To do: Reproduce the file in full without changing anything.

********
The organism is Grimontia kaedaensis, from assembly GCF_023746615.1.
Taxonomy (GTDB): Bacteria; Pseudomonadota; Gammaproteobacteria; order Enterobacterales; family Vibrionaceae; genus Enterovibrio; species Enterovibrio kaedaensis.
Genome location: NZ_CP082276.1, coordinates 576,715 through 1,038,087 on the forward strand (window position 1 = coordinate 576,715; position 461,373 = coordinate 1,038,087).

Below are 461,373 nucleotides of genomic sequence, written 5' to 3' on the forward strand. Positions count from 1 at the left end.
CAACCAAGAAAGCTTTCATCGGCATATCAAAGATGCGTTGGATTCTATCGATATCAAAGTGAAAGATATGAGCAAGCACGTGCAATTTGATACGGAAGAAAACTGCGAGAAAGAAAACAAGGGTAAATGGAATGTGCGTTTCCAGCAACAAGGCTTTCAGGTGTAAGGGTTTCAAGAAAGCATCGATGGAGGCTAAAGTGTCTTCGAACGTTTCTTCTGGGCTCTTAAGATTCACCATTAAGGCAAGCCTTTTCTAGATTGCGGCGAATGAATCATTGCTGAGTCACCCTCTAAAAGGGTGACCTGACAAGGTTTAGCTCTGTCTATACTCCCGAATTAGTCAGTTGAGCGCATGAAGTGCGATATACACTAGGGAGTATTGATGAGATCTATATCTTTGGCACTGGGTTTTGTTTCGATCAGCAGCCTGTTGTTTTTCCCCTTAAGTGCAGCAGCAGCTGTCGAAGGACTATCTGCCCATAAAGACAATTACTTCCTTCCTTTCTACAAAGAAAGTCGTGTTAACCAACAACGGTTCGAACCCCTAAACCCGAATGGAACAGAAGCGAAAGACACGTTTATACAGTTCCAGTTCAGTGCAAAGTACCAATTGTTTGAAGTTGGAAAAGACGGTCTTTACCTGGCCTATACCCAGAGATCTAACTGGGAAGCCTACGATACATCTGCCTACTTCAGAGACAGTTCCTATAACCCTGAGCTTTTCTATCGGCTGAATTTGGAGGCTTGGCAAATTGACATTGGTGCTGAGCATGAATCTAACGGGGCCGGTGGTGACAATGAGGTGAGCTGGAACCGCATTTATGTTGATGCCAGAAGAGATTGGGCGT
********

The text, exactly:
The organism is Grimontia kaedaensis, from assembly GCF_023746615.1.
Taxonomy (GTDB): Bacteria; Pseudomonadota; Gammaproteobacteria; order Enterobacterales; family Vibrionaceae; genus Enterovibrio; species Enterovibrio kaedaensis.
Genome location: NZ_CP082276.1, coordinates 576,715 through 1,038,087 on the forward strand (window position 1 = coordinate 576,715; position 461,373 = coordinate 1,038,087).

Below are 461,373 nucleotides of genomic sequence, written 5' to 3' on the forward strand. Positions count from 1 at the left end.
CAACCAAGAAAGCTTTCATCGGCATATCAAAGATGCGTTGGATTCTATCGATATCAAAGTGAAAGATATGAGCAAGCACGTGCAATTTGATACGGAAGAAAACTGCGAGAAAGAAAACAAGGGTAAATGGAATGTGCGTTTCCAGCAACAAGGCTTTCAGGTGTAAGGGTTTCAAGAAAGCATCGATGGAGGCTAAAGTGTCTTCGAACGTTTCTTCTGGGCTCTTAAGATTCACCATTAAGGCAAGCCTTTTCTAGATTGCGGCGAATGAATCATTGCTGAGTCACCCTCTAAAAGGGTGACCTGACAAGGTTTAGCTCTGTCTATACTCCCGAATTAGTCAGTTGAGCGCATGAAGTGCGATATACACTAGGGAGTATTGATGAGATCTATATCTTTGGCACTGGGTTTTGTTTCGATCAGCAGCCTGTTGTTTTTCCCCTTAAGTGCAGCAGCAGCTGTCGAAGGACTATCTGCCCATAAAGACAATTACTTCCTTCCTTTCTACAAAGAAAGTCGTGTTAACCAACAACGGTTCGAACCCCTAAACCCGAATGGAACAGAAGCGAAAGACACGTTTATACAGTTCCAGTTCAGTGCAAAGTACCAATTGTTTGAAGTTGGAAAAGACGGTCTTTACCTGGCCTATACCCAGAGATCTAACTGGGAAGCCTACGATACATCTGCCTACTTCAGAGACAGTTCCTATAACCCTGAGCTTTTCTATCGGCTGAATTTGGAGGCTTGGCAAATTGACATTGGTGCTGAGCATGAATCTAACGGGGCCGGTGGTGACAATGAGGTGAGCTGGAACCGCATTTATGTTGATGCCAGAAGAGATTGGGCGT